The furor of Islamists at Charlie Hebdo appears politically motivated rather than based on religious beliefs. I would be willing to bet large amounts of money that AQ and IS leaders do not follow their own Draconian rules and instead are mainly concerned with money, power, and women.
I was raised Catholic and have seen more than a bit of viciously anti-Catholic propaganda, such as the hate-filled Chick Publications, To my knowledge, no Catholic has ever said Jack Chick must be killed. Christian churches were just burned in Niger and several killed in response to the Charlie Hebdo Mohammed cartoon. (Yes, I’m quite awars that black churches have been burned by in the US by white “Christians”, who probably included Catholics.) All such religiously-based violence is derangement, and if there is any minority that particularly hates our freedoms, it is religious fanatics who think God is telling them what to do. I’m not bashing religion. Lots of people get real help and strength from their beliefs.
South Park can be at least as offensive as anything Charlie Hebdo has done. South Park satire can also be quite funny and biting. Since it satirizes and attacks most everything, it can’t be accused of being racist, sexist, or insulting to specific targets. South Park gleefully lampoons everyone. In one telling incident Isaac Hayes, the voice of Cookie, quit because South Park insulted Scientology, of which he is a member.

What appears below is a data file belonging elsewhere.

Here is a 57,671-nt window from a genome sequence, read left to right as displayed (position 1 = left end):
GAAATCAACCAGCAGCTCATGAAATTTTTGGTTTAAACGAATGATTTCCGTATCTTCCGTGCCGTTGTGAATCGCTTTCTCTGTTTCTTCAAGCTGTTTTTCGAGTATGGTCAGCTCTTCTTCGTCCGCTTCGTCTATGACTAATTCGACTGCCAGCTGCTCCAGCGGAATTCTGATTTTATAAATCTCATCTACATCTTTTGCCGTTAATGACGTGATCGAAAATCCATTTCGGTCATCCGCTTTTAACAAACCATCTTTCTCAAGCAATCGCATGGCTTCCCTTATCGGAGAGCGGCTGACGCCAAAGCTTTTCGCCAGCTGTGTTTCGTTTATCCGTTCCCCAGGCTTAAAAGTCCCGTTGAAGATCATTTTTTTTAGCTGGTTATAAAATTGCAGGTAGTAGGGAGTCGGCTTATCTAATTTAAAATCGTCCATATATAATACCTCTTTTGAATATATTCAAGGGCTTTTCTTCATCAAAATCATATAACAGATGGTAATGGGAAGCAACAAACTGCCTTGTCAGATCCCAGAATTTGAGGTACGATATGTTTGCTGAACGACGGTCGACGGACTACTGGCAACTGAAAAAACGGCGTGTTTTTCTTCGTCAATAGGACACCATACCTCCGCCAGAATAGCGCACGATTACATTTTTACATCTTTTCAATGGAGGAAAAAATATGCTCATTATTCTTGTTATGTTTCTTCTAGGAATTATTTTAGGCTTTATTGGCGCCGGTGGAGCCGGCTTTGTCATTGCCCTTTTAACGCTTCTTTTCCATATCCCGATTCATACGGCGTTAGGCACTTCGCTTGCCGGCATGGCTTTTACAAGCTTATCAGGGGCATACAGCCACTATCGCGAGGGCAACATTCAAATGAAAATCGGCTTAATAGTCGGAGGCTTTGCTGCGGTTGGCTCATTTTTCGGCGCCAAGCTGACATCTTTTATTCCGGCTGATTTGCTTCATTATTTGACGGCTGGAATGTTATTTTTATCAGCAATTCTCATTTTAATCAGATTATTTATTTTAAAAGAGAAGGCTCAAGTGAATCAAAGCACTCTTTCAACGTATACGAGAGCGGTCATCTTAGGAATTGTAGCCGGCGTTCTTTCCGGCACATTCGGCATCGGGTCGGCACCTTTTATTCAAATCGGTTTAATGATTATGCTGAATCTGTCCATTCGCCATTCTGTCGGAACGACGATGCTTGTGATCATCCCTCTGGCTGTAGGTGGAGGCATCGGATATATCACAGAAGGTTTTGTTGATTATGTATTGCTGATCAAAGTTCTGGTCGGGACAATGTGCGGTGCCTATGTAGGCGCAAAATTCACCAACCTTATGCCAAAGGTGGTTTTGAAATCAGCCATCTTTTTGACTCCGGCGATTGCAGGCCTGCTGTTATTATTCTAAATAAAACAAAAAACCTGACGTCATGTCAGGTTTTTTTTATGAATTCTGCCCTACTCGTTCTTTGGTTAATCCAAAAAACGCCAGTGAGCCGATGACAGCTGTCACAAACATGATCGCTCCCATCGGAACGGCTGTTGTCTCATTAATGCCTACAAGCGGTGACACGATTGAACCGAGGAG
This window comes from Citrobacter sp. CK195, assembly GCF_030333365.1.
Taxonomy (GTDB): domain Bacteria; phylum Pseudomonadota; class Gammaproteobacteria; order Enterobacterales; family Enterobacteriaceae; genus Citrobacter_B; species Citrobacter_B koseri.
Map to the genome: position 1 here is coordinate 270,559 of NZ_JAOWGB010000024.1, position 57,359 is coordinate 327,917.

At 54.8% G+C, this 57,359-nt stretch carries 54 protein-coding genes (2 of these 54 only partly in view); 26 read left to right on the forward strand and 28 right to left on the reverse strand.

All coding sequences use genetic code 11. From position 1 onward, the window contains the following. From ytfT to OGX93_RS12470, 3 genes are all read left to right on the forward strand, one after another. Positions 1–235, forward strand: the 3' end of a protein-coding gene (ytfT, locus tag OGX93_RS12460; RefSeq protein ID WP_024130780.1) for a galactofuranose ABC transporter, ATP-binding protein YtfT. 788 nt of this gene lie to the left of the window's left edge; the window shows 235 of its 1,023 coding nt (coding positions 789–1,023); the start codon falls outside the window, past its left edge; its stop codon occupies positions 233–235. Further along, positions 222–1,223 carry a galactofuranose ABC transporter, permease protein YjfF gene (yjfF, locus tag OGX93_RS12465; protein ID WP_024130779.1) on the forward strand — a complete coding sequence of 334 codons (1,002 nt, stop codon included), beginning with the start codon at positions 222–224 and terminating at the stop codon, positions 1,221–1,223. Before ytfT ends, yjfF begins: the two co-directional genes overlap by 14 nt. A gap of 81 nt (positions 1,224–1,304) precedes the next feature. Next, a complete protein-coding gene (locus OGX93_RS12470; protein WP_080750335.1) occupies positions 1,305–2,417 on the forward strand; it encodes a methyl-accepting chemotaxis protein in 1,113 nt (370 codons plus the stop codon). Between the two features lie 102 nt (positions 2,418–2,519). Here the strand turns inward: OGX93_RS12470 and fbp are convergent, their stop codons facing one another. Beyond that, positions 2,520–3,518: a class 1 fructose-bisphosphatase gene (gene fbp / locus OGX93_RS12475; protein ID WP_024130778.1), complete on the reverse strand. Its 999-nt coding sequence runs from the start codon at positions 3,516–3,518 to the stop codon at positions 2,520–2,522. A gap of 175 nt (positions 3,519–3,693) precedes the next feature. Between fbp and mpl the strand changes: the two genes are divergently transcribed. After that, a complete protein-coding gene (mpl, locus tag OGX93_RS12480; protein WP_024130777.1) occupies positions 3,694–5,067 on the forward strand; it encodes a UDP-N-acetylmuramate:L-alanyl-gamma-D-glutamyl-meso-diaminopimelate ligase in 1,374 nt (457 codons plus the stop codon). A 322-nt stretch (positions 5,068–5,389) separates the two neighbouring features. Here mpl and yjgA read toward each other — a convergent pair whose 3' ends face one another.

South Park co-creator Matt Stone replied “In 10 years and more than 150 episodes Isaac never had a problem with the show making fun of Christians, Muslims, Mormons and Jews. He got a sudden case of religious sensitivity when it was his religion featured on the show. To bring the civil rights struggle into this is just a non sequitur. Of course, we will release Isaac from his contract and we wish him well.”
Rules against depicting Mohammed the Prophet does not appear to be an iron-clad rule for Muslims. And even if it was, so what? The rule doesn’t apply to non-Mulims.
The permissibility of depictions of Muhammad in Islam has been a contentious issue. Oral and written descriptions are readily accepted by all traditions of Islam, but there is disagreement about visual depictions. The Quran does not explicitly forbid images of Muhammad, but there are a few hadith (supplemental teachings) which have explicitly prohibited Muslims from creating visual depictions of figures.